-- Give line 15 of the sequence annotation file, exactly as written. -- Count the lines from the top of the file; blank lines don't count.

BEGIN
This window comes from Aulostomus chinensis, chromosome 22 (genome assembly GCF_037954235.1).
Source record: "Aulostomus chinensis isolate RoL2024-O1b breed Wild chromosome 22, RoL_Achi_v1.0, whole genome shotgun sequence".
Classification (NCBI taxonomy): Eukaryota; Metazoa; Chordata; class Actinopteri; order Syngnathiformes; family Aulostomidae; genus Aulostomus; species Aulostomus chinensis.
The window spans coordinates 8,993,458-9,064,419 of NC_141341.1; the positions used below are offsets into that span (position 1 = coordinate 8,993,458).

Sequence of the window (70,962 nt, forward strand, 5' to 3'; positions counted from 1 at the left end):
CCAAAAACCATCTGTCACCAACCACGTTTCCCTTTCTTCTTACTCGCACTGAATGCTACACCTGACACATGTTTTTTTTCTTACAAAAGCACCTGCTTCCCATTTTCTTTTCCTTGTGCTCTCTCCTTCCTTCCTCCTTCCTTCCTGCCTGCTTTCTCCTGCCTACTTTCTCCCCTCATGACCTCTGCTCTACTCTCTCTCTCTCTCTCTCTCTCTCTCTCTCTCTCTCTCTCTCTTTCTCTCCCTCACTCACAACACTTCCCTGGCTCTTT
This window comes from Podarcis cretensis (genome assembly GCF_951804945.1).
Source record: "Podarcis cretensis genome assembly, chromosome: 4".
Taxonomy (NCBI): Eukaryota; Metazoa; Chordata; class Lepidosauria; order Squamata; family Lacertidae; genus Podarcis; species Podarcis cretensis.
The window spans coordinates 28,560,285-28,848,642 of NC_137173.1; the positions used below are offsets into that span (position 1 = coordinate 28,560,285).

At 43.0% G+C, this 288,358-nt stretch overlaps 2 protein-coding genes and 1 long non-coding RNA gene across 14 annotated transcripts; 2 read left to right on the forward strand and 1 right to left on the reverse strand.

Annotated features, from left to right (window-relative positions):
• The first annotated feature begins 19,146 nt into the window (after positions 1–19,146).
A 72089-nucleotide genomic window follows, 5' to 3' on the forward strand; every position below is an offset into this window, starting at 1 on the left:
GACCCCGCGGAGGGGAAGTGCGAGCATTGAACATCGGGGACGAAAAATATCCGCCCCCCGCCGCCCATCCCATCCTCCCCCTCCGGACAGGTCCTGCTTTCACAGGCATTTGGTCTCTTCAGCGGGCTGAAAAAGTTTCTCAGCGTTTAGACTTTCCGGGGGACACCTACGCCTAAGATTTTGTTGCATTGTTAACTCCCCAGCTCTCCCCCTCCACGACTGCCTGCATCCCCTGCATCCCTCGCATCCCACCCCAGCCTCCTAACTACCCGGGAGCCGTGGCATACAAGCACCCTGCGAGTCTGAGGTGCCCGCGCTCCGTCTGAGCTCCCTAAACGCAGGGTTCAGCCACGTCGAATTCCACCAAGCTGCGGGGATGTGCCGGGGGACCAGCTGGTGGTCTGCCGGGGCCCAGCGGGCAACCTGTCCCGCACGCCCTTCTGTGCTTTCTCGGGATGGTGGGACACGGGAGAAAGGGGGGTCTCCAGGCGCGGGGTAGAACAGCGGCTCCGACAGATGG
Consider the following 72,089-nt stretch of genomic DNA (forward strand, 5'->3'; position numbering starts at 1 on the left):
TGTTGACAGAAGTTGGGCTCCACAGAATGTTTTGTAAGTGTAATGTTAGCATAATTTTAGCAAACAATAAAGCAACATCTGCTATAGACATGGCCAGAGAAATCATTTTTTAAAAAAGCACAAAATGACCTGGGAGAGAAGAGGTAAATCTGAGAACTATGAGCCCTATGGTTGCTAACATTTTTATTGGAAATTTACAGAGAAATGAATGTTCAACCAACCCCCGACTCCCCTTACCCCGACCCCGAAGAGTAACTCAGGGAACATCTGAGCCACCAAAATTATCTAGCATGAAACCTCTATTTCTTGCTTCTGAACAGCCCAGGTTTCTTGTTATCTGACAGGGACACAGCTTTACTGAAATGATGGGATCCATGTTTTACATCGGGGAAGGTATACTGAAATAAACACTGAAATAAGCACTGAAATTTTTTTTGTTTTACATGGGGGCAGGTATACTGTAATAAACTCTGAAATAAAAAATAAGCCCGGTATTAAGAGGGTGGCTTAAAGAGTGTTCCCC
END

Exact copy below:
GACCCCGCGGAGGGGAAGTGCGAGCATTGAACATCGGGGACGAAAAATATCCGCCCCCCGCCGCCCATCCCATCCTCCCCCTCCGGACAGGTCCTGCTTTCACAGGCATTTGGTCTCTTCAGCGGGCTGAAAAAGTTTCTCAGCGTTTAGACTTTCCGGGGGACACCTACGCCTAAGATTTTGTTGCATTGTTAACTCCCCAGCTCTCCCCCTCCACGACTGCCTGCATCCCCTGCATCCCTCGCATCCCACCCCAGCCTCCTAACTACCCGGGAGCCGTGGCATACAAGCACCCTGCGAGTCTGAGGTGCCCGCGCTCCGTCTGAGCTCCCTAAACGCAGGGTTCAGCCACGTCGAATTCCACCAAGCTGCGGGGATGTGCCGGGGGACCAGCTGGTGGTCTGCCGGGGCCCAGCGGGCAACCTGTCCCGCACGCCCTTCTGTGCTTTCTCGGGATGGTGGGACACGGGAGAAAGGGGGGTCTCCAGGCGCGGGGTAGAACAGCGGCTCCGACAGATGG